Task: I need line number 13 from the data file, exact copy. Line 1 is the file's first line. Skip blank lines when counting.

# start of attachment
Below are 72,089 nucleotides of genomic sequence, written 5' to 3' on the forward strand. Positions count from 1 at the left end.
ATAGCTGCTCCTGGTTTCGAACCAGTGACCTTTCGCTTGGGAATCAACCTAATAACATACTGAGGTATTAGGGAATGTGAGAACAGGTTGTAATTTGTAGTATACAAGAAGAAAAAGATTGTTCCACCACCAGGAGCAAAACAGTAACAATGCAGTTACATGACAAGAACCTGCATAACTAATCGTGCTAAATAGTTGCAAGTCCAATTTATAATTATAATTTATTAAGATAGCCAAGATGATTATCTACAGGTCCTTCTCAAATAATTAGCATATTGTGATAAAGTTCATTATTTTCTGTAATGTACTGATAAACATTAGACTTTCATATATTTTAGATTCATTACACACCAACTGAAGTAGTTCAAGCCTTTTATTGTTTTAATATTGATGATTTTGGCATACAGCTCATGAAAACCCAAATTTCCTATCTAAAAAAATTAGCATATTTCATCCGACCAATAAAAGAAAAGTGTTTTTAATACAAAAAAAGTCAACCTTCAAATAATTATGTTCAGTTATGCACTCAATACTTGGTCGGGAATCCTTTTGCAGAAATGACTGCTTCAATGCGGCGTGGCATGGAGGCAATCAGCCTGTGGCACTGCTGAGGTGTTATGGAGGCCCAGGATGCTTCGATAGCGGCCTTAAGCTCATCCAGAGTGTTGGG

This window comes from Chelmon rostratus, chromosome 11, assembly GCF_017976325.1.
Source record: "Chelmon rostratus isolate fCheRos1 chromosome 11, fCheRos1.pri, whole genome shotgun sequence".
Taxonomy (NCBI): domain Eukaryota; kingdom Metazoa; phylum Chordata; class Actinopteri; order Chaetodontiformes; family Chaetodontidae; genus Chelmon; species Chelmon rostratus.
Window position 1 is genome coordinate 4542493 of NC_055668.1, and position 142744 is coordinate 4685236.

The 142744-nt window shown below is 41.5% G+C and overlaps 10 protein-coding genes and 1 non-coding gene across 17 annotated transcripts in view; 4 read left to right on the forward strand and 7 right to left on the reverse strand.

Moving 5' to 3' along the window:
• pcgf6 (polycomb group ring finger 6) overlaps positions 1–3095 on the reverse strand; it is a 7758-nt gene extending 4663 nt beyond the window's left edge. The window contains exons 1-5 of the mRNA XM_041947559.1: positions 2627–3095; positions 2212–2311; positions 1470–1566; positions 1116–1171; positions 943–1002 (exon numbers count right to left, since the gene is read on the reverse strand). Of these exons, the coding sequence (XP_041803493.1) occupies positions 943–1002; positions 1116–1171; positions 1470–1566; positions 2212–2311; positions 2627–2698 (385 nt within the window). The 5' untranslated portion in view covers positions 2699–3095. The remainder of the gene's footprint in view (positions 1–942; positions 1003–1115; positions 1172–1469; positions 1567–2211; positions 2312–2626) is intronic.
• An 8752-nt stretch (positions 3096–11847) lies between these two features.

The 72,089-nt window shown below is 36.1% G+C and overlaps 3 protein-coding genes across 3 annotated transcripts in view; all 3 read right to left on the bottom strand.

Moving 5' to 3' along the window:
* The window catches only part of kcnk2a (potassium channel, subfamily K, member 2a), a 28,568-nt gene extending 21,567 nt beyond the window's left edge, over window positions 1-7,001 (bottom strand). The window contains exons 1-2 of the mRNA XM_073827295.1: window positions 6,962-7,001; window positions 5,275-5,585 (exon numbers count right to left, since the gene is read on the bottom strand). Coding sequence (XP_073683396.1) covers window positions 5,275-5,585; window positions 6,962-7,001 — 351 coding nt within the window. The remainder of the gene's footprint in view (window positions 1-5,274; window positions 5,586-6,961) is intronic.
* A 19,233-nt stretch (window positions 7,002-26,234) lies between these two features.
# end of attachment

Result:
* The window catches only part of kcnk2a (potassium channel, subfamily K, member 2a), a 28,568-nt gene extending 21,567 nt beyond the window's left edge, over window positions 1-7,001 (bottom strand). The window contains exons 1-2 of the mRNA XM_073827295.1: window positions 6,962-7,001; window positions 5,275-5,585 (exon numbers count right to left, since the gene is read on the bottom strand). Coding sequence (XP_073683396.1) covers window positions 5,275-5,585; window positions 6,962-7,001 — 351 coding nt within the window. The remainder of the gene's footprint in view (window positions 1-5,274; window positions 5,586-6,961) is intronic.